I will now attempt to write something deep and meaningful, I will probably end up sounding pretentious.
Music is often referred to as a drug; such a slogan is regularly written across t-shirts or other attire. I always have found this concept weird, so the ‘music = drug’ cliché has become one I don’t partially like. Yes, music is addictive and one can often feel like something is missing when going for a long time without it. Yet music can do little damage. One never reads of tragic stories like “A man’s life was ruined when he became addicted to reggae”, or “Teenager dies of dubstep overdose”. To me, music has nothing but positive implications; while I do think some music is rather unpleasant, it is never really harmful.
I remember writing about Chapel Club, I spoke about how it was like a drug, how it was energising. However, since my Chapel Club listening stats have reduced, I have not started going into a withdrawal state. I think a new metaphor for music needs to be found, something that describes music wholly, and not just have similar aspects to it.
While sitting on a train, I was thinking about this. I’m sure I had the sound of Slow Club, or one other of my common favourites, in my ears. I thought that music could be thought of as a religion. I know this is also a commonly used cliché, though it could work. As an atheist, I have no religion, and while I can’t believe in a god, I can understand while people want to have something to believe in. This may sound a bit tacky, but I think music has always been the thing I believe in. To me, it has provided whatever relief people say God brings. In a sense, my version of praying would be listening to ‘Yeah, So?’ on a regular basis. That could also mean that a music-lover’s equivalent of the Holy Spirit would be that feeling in your gut and heart when you hear a truly brilliant song.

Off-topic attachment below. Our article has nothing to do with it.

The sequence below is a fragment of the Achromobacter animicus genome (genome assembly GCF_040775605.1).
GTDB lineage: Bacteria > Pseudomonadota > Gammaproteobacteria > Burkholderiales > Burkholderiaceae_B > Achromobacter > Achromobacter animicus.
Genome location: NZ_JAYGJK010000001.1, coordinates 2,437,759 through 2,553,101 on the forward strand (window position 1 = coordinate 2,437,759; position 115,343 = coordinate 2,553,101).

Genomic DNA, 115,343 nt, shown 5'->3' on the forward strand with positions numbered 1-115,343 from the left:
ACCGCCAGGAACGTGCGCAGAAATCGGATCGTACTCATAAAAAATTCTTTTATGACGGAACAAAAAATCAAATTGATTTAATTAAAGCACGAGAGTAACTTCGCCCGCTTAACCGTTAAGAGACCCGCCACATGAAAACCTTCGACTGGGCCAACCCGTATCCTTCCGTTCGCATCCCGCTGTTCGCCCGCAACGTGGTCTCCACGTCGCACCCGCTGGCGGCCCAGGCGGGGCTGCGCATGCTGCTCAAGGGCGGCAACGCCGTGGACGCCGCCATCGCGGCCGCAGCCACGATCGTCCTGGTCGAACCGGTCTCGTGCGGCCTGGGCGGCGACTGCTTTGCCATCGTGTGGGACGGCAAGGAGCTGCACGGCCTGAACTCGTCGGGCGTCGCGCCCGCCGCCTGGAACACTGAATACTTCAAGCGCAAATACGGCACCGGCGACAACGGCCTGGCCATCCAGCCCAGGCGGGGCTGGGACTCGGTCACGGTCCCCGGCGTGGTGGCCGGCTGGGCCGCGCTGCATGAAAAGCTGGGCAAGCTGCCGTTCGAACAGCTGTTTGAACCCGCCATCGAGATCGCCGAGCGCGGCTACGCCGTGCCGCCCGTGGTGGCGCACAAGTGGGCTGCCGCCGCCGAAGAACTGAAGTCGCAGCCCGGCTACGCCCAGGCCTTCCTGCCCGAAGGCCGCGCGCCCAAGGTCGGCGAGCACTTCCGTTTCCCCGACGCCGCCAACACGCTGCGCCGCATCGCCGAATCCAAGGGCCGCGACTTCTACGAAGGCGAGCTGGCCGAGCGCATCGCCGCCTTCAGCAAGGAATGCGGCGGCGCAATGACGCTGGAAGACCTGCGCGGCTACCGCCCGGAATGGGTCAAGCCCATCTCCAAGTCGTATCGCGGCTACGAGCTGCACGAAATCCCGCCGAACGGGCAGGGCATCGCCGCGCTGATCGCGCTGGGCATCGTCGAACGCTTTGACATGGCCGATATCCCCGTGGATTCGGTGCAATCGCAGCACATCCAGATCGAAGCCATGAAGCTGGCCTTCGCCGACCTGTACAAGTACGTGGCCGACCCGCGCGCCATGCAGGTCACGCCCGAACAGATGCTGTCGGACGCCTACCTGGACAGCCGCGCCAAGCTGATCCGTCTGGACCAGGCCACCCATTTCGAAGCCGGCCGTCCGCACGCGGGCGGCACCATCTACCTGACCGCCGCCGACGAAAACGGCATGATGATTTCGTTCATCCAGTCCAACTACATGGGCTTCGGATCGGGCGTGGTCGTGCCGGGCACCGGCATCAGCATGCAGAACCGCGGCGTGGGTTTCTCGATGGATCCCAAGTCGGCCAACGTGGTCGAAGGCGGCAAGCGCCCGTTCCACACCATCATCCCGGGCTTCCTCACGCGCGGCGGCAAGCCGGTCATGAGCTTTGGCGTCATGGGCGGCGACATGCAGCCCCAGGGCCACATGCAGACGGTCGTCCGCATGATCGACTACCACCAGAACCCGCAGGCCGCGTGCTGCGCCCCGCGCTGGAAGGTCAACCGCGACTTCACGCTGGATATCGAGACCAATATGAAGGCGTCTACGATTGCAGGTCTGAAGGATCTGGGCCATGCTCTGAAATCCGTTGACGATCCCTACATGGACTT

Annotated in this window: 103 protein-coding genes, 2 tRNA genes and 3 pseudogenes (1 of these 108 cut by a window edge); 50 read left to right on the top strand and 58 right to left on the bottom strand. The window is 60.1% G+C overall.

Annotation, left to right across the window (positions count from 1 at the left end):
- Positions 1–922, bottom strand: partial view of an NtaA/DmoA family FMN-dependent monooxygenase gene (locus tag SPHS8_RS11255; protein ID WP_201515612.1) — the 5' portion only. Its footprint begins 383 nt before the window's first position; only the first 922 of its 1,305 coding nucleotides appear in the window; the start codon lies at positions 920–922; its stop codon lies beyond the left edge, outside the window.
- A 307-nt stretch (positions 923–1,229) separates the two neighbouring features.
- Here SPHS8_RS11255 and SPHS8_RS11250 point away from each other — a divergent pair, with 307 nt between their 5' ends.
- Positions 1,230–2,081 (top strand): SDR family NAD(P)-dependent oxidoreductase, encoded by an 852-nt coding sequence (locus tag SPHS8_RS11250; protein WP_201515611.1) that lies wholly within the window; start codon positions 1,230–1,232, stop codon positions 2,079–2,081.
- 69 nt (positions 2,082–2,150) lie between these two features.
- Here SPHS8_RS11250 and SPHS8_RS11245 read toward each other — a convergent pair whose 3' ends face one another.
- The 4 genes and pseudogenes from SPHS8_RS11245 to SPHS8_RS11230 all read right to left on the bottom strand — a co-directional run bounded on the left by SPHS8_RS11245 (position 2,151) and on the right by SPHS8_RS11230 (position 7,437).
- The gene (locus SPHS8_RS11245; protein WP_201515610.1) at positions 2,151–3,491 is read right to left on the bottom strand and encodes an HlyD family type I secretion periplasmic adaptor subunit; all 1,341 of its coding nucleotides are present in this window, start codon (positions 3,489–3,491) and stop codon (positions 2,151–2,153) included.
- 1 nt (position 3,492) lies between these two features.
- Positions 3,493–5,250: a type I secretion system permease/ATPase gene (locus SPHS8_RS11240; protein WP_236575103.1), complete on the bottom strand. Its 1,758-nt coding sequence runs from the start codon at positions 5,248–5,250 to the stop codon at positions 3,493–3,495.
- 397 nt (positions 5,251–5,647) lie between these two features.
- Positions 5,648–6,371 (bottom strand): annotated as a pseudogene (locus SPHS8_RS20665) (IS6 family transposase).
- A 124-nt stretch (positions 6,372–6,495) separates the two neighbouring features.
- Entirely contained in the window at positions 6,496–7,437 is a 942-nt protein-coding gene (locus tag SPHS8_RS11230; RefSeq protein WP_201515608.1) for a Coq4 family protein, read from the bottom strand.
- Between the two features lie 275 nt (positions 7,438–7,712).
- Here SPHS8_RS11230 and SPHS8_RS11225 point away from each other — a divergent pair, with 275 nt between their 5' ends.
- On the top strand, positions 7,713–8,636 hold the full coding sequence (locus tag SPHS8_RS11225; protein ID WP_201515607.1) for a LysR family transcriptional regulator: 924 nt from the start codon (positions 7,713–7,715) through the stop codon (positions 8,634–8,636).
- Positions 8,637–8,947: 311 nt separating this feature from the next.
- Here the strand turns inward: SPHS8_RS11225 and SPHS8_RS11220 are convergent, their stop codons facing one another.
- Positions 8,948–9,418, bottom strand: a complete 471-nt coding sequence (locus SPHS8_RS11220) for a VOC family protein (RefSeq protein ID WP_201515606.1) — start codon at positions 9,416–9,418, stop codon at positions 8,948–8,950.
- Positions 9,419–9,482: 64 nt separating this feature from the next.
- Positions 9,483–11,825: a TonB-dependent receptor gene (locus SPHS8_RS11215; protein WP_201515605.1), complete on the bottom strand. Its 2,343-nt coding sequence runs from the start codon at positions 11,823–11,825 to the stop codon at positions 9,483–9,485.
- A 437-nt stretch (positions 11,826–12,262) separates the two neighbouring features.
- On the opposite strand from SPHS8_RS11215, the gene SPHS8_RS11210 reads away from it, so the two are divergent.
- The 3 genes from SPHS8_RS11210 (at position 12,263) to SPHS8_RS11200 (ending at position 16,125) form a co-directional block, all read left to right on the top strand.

Another way of describing music could be comparing it to love. There are songs that you just completely fall for. I will now just take the time to slip in yet another Slow Club reference. When I first heard Christmas TV, my jaw dropped. I was in awe. It seemed like I missed out on so much without that song. In fact, I adored it so much, I listened to it on repeat for about fifty times, and then I realised I should probably put some variation into my life. I really do think music has really similar aspects to love, such as that fluttery feeling when you hear your favourite song. Also, love has little harmful effects. A break-up can be tragic, but, unless your name is Romeo and you happen to have girlfriend called Juliet, you’re not likely to die from a love overdose.
To sum this up, I haven’t really done much. Maybe calling music a drug isn’t the best description, but then you may argue that calling it a religion or comparing it to love isn’t either; I doubt that Charles and Rebecca’s mothers were virgins, or were called Mary, and I don’t think I’ll ever be able to marry an MP3 file.